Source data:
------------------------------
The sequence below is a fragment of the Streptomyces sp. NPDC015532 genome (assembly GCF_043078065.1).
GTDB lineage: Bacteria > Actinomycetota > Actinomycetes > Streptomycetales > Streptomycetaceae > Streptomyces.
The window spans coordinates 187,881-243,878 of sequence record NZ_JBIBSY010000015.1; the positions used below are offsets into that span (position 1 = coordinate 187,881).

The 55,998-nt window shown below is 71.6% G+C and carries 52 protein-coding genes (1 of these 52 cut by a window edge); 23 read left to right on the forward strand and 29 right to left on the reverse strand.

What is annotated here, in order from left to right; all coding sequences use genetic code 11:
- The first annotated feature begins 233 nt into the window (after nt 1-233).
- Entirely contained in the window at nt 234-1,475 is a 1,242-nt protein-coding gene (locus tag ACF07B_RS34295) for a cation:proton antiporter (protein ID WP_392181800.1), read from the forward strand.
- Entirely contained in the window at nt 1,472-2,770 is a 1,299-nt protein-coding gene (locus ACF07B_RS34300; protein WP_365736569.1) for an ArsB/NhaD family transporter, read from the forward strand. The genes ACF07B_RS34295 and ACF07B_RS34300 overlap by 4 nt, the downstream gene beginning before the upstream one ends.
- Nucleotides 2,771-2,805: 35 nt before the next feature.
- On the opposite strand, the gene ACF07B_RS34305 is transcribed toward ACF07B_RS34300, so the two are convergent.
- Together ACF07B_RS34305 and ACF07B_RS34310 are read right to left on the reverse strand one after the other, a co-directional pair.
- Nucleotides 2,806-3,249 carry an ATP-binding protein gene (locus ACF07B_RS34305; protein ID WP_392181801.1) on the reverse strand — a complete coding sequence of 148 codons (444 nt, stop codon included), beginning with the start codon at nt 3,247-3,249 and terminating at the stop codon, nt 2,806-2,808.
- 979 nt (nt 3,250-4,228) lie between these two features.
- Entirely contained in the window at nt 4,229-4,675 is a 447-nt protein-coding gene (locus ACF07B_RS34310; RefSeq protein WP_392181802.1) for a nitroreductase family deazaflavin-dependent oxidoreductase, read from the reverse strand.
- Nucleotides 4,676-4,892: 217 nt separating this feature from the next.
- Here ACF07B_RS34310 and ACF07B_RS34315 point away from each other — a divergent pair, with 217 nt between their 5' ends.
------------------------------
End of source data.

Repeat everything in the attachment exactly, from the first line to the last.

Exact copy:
The sequence below is a fragment of the Streptomyces sp. NPDC015532 genome (assembly GCF_043078065.1).
GTDB lineage: Bacteria > Actinomycetota > Actinomycetes > Streptomycetales > Streptomycetaceae > Streptomyces.
The window spans coordinates 187,881-243,878 of sequence record NZ_JBIBSY010000015.1; the positions used below are offsets into that span (position 1 = coordinate 187,881).

The 55,998-nt window shown below is 71.6% G+C and carries 52 protein-coding genes (1 of these 52 cut by a window edge); 23 read left to right on the forward strand and 29 right to left on the reverse strand.

What is annotated here, in order from left to right; all coding sequences use genetic code 11:
- The first annotated feature begins 233 nt into the window (after nt 1-233).
- Entirely contained in the window at nt 234-1,475 is a 1,242-nt protein-coding gene (locus tag ACF07B_RS34295) for a cation:proton antiporter (protein ID WP_392181800.1), read from the forward strand.
- Entirely contained in the window at nt 1,472-2,770 is a 1,299-nt protein-coding gene (locus ACF07B_RS34300; protein WP_365736569.1) for an ArsB/NhaD family transporter, read from the forward strand. The genes ACF07B_RS34295 and ACF07B_RS34300 overlap by 4 nt, the downstream gene beginning before the upstream one ends.
- Nucleotides 2,771-2,805: 35 nt before the next feature.
- On the opposite strand, the gene ACF07B_RS34305 is transcribed toward ACF07B_RS34300, so the two are convergent.
- Together ACF07B_RS34305 and ACF07B_RS34310 are read right to left on the reverse strand one after the other, a co-directional pair.
- Nucleotides 2,806-3,249 carry an ATP-binding protein gene (locus ACF07B_RS34305; protein ID WP_392181801.1) on the reverse strand — a complete coding sequence of 148 codons (444 nt, stop codon included), beginning with the start codon at nt 3,247-3,249 and terminating at the stop codon, nt 2,806-2,808.
- 979 nt (nt 3,250-4,228) lie between these two features.
- Entirely contained in the window at nt 4,229-4,675 is a 447-nt protein-coding gene (locus ACF07B_RS34310; RefSeq protein WP_392181802.1) for a nitroreductase family deazaflavin-dependent oxidoreductase, read from the reverse strand.
- Nucleotides 4,676-4,892: 217 nt separating this feature from the next.
- Here ACF07B_RS34310 and ACF07B_RS34315 point away from each other — a divergent pair, with 217 nt between their 5' ends.